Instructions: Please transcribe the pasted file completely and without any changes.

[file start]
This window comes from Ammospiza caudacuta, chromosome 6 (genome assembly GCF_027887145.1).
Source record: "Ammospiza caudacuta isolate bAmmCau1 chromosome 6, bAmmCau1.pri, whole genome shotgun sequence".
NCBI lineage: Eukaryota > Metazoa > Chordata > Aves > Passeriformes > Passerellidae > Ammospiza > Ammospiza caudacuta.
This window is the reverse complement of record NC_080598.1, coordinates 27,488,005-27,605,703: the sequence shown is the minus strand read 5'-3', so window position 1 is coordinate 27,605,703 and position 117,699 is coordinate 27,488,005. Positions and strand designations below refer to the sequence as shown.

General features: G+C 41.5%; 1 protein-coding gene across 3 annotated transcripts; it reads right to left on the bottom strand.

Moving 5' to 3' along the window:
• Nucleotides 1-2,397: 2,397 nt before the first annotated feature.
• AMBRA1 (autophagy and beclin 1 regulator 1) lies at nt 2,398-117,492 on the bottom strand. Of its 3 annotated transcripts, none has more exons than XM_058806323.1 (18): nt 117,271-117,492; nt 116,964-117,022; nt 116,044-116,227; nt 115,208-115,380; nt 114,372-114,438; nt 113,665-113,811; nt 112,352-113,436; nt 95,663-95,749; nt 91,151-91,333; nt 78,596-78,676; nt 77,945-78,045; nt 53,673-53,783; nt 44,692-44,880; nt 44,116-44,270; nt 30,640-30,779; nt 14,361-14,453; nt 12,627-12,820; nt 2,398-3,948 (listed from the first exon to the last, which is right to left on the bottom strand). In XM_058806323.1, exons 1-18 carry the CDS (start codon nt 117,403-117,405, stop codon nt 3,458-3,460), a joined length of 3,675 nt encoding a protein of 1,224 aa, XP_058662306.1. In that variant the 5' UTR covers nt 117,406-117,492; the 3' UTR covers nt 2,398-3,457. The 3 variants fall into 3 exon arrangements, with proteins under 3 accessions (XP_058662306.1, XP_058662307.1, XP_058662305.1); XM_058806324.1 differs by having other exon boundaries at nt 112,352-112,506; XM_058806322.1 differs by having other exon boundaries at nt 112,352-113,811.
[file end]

This window comes from Ammospiza caudacuta, chromosome 6 (genome assembly GCF_027887145.1).
Source record: "Ammospiza caudacuta isolate bAmmCau1 chromosome 6, bAmmCau1.pri, whole genome shotgun sequence".
NCBI lineage: Eukaryota > Metazoa > Chordata > Aves > Passeriformes > Passerellidae > Ammospiza > Ammospiza caudacuta.
This window is the reverse complement of record NC_080598.1, coordinates 27,488,005-27,605,703: the sequence shown is the minus strand read 5'-3', so window position 1 is coordinate 27,605,703 and position 117,699 is coordinate 27,488,005. Positions and strand designations below refer to the sequence as shown.

General features: G+C 41.5%; 1 protein-coding gene across 3 annotated transcripts; it reads right to left on the bottom strand.

Moving 5' to 3' along the window:
• Nucleotides 1-2,397: 2,397 nt before the first annotated feature.
• AMBRA1 (autophagy and beclin 1 regulator 1) lies at nt 2,398-117,492 on the bottom strand. Of its 3 annotated transcripts, none has more exons than XM_058806323.1 (18): nt 117,271-117,492; nt 116,964-117,022; nt 116,044-116,227; nt 115,208-115,380; nt 114,372-114,438; nt 113,665-113,811; nt 112,352-113,436; nt 95,663-95,749; nt 91,151-91,333; nt 78,596-78,676; nt 77,945-78,045; nt 53,673-53,783; nt 44,692-44,880; nt 44,116-44,270; nt 30,640-30,779; nt 14,361-14,453; nt 12,627-12,820; nt 2,398-3,948 (listed from the first exon to the last, which is right to left on the bottom strand). In XM_058806323.1, exons 1-18 carry the CDS (start codon nt 117,403-117,405, stop codon nt 3,458-3,460), a joined length of 3,675 nt encoding a protein of 1,224 aa, XP_058662306.1. In that variant the 5' UTR covers nt 117,406-117,492; the 3' UTR covers nt 2,398-3,457. The 3 variants fall into 3 exon arrangements, with proteins under 3 accessions (XP_058662306.1, XP_058662307.1, XP_058662305.1); XM_058806324.1 differs by having other exon boundaries at nt 112,352-112,506; XM_058806322.1 differs by having other exon boundaries at nt 112,352-113,811.